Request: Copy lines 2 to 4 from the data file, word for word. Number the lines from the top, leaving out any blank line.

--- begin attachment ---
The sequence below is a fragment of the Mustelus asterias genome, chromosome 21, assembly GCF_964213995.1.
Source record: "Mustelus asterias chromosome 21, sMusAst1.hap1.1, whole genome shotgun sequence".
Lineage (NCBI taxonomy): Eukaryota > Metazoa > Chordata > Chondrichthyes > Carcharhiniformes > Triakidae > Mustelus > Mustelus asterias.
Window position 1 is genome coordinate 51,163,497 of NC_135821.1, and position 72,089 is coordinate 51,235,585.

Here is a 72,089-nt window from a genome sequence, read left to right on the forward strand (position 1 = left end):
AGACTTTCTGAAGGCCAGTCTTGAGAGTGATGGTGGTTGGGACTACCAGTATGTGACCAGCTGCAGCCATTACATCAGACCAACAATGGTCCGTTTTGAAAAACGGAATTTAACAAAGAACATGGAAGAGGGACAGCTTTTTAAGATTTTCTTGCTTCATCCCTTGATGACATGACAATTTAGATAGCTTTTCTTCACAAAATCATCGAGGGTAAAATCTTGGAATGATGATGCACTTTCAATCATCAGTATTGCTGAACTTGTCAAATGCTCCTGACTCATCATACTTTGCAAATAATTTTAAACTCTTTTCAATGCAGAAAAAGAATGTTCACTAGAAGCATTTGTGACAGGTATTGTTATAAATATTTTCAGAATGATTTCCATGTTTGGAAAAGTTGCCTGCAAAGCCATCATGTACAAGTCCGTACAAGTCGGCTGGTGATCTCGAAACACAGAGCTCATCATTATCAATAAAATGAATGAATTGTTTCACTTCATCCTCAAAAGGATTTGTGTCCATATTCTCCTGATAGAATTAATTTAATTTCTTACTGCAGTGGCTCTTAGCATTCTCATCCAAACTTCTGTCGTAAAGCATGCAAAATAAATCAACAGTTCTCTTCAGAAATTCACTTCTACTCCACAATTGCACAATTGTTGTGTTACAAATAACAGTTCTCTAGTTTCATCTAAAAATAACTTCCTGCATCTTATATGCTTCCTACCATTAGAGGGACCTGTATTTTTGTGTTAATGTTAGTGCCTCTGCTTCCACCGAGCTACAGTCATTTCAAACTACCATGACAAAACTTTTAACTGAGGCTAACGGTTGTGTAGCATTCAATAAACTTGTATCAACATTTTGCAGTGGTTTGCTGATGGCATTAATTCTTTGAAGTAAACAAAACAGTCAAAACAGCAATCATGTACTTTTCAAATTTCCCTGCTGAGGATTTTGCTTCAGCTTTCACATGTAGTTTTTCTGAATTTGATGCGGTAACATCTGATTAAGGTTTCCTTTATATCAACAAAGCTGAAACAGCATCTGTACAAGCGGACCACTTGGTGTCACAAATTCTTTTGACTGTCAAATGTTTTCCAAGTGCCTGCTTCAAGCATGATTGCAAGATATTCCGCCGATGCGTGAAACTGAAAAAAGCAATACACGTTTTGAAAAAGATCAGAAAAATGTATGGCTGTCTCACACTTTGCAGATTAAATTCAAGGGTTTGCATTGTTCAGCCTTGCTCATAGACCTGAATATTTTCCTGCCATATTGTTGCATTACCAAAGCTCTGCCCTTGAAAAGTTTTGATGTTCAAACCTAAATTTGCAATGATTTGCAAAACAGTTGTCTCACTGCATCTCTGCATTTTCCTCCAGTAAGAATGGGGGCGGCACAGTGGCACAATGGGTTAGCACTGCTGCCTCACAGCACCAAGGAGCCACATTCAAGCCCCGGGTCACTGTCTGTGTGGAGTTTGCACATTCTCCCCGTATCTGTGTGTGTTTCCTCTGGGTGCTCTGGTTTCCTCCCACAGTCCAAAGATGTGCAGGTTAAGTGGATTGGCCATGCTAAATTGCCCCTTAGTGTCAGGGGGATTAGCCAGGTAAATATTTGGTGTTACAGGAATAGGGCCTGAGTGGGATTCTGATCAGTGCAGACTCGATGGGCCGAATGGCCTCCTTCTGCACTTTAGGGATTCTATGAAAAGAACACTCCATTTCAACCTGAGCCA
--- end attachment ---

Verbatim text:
Source record: "Mustelus asterias chromosome 21, sMusAst1.hap1.1, whole genome shotgun sequence".
Lineage (NCBI taxonomy): Eukaryota > Metazoa > Chordata > Chondrichthyes > Carcharhiniformes > Triakidae > Mustelus > Mustelus asterias.
Window position 1 is genome coordinate 51,163,497 of NC_135821.1, and position 72,089 is coordinate 51,235,585.